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Get passionate

You thought this post was going to be about writing sex scenes didn’t you? 😉 Sorry, but I’m talking about passion in the larger sense as defined by the Mac dictionary: strong and barely controllable emotion.

What are you passionate about? Global warming? U.S. involvement in the Middle East? Sea turtles? Education? Adoption? Animals? School arts programs? Immigration?

Pick your passion—no matter what side of the fence you’re on—and find a way to write about it. I don’t mean a position paper or a letter to your editor, though you could. I mean imbue your character with that passion and build a story around it. Or structure a book or series around a group that fights for or against your cause. In researching opposing viewpoints, you might even see the subject in a new light, and it should be easy to make the sparks fly between your characters if they’re on opposite sides of an issue.

Laura Griffin’s Tracers series features a forensics lab that’s dedicated to processing all crime scene evidence and helping law enforcement catch violent criminals. She came up with the idea after she found out that much forensic evidence is never processed or entered into a crime database. She took her frustration and created a fictional group with the passion to make it happen.

The late Michael Crichton made a fortune writing books about what could go wrong with the research he read about in scientific journals. Jurassic Park, Timeline, and Prey hit a chord with readers because he took a stand on a topic and built a story around it.

Robin Cook did the same thing for medical topics. Just try to eat a fast-food hamburger after reading Toxin. I dare you.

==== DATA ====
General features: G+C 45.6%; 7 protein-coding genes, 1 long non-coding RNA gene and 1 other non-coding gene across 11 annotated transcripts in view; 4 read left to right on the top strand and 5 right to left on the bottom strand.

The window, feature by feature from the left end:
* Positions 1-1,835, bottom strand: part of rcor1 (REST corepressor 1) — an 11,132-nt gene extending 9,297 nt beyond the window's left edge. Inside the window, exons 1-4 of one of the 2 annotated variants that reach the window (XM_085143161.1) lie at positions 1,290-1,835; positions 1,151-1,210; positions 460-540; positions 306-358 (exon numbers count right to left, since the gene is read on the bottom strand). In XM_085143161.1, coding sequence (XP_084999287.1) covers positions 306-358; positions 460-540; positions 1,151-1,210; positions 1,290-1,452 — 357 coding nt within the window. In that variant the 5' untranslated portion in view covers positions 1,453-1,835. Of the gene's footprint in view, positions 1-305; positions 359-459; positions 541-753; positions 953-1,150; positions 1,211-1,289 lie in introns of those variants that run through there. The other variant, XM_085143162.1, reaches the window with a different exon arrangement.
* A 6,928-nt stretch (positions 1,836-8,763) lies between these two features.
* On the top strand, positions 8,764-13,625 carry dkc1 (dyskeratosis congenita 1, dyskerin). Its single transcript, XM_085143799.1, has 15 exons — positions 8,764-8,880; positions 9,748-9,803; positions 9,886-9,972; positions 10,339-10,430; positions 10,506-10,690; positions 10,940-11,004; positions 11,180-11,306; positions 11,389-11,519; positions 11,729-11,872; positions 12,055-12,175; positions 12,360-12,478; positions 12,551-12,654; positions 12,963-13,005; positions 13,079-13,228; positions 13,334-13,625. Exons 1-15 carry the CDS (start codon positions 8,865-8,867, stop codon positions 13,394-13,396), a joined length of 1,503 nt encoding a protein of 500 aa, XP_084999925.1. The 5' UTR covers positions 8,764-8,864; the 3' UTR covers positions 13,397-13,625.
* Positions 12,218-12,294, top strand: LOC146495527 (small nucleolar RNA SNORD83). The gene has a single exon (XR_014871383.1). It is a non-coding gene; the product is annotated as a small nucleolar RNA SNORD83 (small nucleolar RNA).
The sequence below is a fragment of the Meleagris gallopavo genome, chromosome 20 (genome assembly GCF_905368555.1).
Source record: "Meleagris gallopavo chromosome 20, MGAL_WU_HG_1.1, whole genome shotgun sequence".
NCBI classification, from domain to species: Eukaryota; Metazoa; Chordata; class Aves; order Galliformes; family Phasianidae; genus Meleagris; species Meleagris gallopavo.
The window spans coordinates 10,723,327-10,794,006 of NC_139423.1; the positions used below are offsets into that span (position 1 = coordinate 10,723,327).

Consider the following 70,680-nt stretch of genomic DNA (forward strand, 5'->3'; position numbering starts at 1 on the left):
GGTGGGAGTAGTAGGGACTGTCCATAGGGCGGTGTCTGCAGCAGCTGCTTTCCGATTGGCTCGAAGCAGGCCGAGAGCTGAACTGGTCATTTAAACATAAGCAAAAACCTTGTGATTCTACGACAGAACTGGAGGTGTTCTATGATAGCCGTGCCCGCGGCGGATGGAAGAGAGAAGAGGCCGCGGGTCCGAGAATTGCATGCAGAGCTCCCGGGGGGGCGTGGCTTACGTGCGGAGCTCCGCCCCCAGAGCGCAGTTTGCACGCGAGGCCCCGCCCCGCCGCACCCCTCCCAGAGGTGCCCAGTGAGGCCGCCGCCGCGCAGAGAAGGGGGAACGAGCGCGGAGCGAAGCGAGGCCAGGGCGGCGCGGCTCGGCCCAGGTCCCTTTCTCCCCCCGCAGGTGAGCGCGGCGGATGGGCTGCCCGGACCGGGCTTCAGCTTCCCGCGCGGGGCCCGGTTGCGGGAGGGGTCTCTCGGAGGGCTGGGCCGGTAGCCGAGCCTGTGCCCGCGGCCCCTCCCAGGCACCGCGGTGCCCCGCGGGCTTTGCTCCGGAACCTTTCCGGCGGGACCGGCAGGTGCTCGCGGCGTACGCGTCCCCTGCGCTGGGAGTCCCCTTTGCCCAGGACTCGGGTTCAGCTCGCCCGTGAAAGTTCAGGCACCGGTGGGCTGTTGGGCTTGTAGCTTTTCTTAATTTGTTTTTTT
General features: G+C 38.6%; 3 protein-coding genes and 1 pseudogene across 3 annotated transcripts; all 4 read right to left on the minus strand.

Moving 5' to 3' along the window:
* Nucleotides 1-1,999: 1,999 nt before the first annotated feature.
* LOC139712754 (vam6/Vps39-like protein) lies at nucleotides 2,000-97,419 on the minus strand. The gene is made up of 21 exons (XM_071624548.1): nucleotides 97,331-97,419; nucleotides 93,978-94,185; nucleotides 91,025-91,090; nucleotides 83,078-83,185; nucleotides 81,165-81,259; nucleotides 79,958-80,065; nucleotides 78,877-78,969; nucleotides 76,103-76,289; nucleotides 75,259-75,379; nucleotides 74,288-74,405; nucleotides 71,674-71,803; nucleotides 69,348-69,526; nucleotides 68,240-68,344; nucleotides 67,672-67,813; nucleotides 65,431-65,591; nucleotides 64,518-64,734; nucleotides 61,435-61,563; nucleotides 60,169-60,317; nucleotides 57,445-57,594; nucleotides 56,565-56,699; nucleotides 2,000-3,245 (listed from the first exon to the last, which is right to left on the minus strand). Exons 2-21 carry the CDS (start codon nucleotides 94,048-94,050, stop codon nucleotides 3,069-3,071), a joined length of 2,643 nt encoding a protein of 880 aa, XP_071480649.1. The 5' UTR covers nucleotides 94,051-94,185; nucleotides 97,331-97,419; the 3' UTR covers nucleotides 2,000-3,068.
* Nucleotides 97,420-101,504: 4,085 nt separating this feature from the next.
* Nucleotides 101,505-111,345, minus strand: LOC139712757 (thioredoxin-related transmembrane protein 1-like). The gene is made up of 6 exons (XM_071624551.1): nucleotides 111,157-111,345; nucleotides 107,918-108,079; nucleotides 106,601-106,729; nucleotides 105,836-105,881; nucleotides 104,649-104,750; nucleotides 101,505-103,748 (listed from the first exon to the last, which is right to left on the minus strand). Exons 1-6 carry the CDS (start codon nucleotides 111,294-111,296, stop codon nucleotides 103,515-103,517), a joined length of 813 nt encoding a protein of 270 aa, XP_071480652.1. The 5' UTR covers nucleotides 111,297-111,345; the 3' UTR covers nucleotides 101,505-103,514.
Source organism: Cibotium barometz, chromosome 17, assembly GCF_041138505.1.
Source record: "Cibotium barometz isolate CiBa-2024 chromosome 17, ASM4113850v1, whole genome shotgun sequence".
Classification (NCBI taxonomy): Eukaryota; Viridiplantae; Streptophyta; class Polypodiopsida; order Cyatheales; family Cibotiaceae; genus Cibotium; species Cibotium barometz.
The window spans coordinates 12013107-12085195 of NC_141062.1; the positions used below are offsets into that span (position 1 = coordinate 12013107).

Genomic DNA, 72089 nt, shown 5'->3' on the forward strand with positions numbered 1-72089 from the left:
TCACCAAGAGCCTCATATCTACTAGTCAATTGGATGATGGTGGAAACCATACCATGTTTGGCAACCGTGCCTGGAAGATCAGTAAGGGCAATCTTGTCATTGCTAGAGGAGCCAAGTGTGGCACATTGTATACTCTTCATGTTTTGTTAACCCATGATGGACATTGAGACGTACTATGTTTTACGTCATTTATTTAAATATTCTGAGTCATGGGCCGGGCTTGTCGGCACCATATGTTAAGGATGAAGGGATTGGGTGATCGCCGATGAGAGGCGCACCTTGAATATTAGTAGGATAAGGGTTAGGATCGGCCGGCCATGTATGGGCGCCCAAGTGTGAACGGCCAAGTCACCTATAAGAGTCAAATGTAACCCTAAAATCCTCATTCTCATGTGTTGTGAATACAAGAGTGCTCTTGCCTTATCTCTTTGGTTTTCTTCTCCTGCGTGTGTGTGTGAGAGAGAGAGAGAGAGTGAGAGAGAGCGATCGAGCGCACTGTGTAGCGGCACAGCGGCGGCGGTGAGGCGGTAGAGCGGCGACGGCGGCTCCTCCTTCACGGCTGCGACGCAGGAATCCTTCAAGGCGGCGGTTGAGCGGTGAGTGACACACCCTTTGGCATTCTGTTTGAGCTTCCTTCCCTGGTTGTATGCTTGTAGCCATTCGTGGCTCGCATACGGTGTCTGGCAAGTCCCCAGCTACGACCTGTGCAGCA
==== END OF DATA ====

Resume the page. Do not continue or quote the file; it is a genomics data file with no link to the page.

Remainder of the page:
If emotion is the key to memorable characters and keeper-shelf books, then by writing about a topic that gets you emotional, you might just find that all-important element easier to write. And an interesting topic makes the research more fun.

So, figure out what shocks, angers, or delights you, and build a story around it. You might even teach your readers something, and get them passionate too. Good luck!

This post was simulcast at the Romance Magicians blog for the Southern Magic RWA chapter:

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  1. Reply

    Very good post, Gwen. I believe this is true of writing, but also about anything in life. If you aren’t passionate about what you’re doing, why are you doing it? It helps put things in perspective. I believe it’s the author’s passion that makes a story a great read. If you’re passionate about what you’re writing, your readers will be passionate about reading it.

    Hmm…that was a lot of passion in one little paragraph…

    • Reply

      Everyone has to start somewhere, Rich. 🙂 And on a serious note, it might work for humor too. Look at Jon Stewart. Or at the very least you could have fun with one of my titles….

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